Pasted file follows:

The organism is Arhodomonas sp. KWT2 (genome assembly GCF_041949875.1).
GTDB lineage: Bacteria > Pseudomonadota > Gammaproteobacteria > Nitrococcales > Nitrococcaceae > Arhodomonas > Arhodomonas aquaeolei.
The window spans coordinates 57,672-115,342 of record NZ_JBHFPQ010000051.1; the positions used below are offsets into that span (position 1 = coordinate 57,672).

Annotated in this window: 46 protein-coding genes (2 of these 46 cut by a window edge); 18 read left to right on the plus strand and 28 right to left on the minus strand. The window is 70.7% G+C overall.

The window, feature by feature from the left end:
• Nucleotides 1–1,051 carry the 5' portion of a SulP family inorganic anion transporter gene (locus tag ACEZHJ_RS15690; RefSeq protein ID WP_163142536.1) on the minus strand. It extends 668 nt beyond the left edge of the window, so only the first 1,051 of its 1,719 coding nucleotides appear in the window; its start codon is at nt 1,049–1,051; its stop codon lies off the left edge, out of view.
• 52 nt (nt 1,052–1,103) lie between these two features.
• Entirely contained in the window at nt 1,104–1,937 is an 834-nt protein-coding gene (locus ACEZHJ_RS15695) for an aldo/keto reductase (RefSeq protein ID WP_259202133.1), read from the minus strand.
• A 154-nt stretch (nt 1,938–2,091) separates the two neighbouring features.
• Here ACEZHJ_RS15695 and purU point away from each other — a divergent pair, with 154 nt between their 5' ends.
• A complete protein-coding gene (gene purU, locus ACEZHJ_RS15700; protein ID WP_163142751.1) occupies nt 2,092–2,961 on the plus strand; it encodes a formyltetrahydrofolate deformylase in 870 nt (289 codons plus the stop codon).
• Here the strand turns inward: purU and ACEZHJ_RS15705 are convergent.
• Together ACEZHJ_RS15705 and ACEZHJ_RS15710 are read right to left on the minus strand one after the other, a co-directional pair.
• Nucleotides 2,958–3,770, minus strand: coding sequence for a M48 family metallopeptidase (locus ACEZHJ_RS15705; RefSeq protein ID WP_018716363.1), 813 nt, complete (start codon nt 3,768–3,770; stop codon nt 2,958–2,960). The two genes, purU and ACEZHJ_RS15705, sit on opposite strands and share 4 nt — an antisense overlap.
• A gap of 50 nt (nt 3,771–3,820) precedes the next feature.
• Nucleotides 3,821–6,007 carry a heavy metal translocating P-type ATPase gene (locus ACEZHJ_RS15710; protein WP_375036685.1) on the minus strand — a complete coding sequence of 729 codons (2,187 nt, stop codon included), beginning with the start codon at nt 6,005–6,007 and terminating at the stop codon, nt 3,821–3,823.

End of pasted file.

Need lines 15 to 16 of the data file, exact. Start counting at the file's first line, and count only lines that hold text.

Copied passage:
• A gap of 50 nt (nt 3,771–3,820) precedes the next feature.
• Nucleotides 3,821–6,007 carry a heavy metal translocating P-type ATPase gene (locus ACEZHJ_RS15710; protein WP_375036685.1) on the minus strand — a complete coding sequence of 729 codons (2,187 nt, stop codon included), beginning with the start codon at nt 6,005–6,007 and terminating at the stop codon, nt 3,821–3,823.